Angels of Light | Everything Is Good Here | Review

Wire Magazine/March 2003 | Tom Ridge

it looks forward rather than back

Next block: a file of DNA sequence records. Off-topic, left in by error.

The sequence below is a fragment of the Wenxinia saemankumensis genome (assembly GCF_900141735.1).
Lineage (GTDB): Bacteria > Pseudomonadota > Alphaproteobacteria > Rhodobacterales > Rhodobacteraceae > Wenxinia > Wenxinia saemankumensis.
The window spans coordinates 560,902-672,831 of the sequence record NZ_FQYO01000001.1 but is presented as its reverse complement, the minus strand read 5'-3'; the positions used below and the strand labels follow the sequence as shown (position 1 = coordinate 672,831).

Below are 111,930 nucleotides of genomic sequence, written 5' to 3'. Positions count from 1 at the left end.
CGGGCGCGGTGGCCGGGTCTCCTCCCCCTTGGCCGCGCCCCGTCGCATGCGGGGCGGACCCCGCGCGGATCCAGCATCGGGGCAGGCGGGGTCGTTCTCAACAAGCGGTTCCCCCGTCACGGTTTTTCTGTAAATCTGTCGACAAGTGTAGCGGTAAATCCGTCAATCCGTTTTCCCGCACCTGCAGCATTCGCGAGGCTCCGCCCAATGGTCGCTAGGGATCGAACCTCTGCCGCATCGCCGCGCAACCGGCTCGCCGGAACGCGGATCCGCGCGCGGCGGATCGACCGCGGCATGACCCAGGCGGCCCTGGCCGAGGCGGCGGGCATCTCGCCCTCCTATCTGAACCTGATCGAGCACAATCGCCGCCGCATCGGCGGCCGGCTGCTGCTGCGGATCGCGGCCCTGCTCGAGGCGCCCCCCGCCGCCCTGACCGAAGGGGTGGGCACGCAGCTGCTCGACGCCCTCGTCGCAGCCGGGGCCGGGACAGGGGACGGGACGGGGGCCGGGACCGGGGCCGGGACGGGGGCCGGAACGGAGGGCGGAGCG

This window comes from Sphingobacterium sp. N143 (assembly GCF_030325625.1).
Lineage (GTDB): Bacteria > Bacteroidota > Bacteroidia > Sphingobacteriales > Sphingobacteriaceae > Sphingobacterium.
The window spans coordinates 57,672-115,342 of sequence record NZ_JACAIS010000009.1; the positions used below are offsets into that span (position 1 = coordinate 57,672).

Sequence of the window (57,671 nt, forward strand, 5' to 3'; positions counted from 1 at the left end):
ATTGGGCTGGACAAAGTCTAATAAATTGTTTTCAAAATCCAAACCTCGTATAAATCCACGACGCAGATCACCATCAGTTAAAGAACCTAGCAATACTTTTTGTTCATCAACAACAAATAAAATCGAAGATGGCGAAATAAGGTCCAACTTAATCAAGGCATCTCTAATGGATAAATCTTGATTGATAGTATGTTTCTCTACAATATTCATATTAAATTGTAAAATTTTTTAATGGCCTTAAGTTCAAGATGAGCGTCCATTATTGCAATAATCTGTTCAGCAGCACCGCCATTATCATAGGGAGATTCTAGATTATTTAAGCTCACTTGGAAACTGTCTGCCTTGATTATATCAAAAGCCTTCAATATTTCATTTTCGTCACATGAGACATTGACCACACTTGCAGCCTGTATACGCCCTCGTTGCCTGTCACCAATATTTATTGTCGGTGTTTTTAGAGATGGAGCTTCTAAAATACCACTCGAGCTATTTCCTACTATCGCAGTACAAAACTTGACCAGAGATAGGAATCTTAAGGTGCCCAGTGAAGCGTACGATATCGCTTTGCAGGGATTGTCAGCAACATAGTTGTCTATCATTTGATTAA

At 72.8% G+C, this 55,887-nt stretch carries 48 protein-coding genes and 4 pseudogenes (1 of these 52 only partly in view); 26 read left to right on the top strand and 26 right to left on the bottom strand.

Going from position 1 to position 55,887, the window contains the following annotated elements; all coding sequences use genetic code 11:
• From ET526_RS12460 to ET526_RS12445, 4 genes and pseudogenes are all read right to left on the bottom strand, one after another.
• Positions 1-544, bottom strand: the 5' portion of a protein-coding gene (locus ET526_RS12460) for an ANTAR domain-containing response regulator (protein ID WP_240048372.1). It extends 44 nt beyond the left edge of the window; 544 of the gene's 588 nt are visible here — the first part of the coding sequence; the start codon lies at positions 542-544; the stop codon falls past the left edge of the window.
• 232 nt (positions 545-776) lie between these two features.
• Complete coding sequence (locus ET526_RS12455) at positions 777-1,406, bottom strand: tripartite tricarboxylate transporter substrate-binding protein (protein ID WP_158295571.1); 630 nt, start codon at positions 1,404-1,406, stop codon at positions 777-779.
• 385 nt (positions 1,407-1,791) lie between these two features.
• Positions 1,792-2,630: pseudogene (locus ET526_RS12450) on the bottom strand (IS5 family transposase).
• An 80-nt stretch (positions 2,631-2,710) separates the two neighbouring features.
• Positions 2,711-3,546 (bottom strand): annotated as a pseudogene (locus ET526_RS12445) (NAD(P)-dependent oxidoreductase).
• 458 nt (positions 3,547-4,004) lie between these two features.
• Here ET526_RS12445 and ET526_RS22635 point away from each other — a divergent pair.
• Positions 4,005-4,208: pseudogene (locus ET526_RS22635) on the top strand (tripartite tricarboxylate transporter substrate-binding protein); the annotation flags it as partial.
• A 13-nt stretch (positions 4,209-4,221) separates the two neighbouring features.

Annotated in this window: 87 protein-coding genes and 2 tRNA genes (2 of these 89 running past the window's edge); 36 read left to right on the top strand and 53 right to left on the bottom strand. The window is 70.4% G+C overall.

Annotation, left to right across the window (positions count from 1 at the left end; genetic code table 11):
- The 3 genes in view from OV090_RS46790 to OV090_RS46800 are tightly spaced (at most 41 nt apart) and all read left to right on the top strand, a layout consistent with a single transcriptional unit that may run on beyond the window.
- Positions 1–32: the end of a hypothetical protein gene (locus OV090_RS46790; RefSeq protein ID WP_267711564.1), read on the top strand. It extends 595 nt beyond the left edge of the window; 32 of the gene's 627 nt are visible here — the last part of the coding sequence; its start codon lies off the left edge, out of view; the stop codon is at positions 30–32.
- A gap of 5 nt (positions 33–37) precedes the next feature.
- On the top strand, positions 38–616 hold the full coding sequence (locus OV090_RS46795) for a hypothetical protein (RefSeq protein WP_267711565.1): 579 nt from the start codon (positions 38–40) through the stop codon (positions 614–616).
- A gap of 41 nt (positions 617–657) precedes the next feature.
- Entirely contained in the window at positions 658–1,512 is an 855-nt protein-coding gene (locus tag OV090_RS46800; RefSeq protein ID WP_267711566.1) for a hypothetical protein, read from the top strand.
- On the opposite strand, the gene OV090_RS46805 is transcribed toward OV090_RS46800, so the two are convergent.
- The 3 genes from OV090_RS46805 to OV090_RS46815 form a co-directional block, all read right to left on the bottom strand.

This is a troubled record. It broods, it glowers menacingly. It possesses an intensity which brings Michael Gira around full circle, back to Swans, even as it builds on the foundations of Angels of Light¹s earlier work. That¹s to say: it looks forward rather than back. Gira sings in a variety of voices, from a weary, cracked croon to a declamatory shout, from considered musings to rising hysteria. The production has broadened to encompass massive surges in sound, contrasted with intricate, interwoven melodies. It begins with ³palisades², a damaged lullaby of a dirge that sounds, paradoxically, merciless and tender. ³Do you see how they ruined your mind? Do you see how they wasted your like?² Gira sings. ³All Souls¹ Rising has an enormous, pulsating sound, ruptured by the singer¹s bitter, preaching drawl, as it builds to a frenzy of self-flagellation. ³Kosinski² casts him as a narrator describing his obsession: ³When the light shows through your window/I can see you there in the mirror/touching blond hair that¹s a river of translucent, liquid light.² Thematically, it recalls ³Evangeline², from How I Loved You, with Gira an unseen voyeur describing the object of his desire. Qualified by a sense of pain that love can bring with it, his romanticism is ambiguous. He describes love, in ³Family God², as ³an endless ache², and his weary murmur gives way to something edgier midway through ³What You Were², suddenly dropping his mask of tenderness. These intricate concerns are projected on a backdrop of ambitious musical arrangements that encompass broader, apocalyptic themes. The somber ³Nations² is perhaps too obvious lyrically, but an unrelenting air of menace arises from it¹s unstoppable momentum. Closing the album, ³What Will Come² is another dirge-like waltz. It sounds fragmented, with Gira¹s voice weakened and wasted even as he calls for some kind of redemption. With buzzsaw guitar noise disturbing his meditation, he calls out, ³Save us ­ from what will comeŠ² Yet you don¹t so much hear uncertainty as resignation in his voice, as if Michael Gira already knows.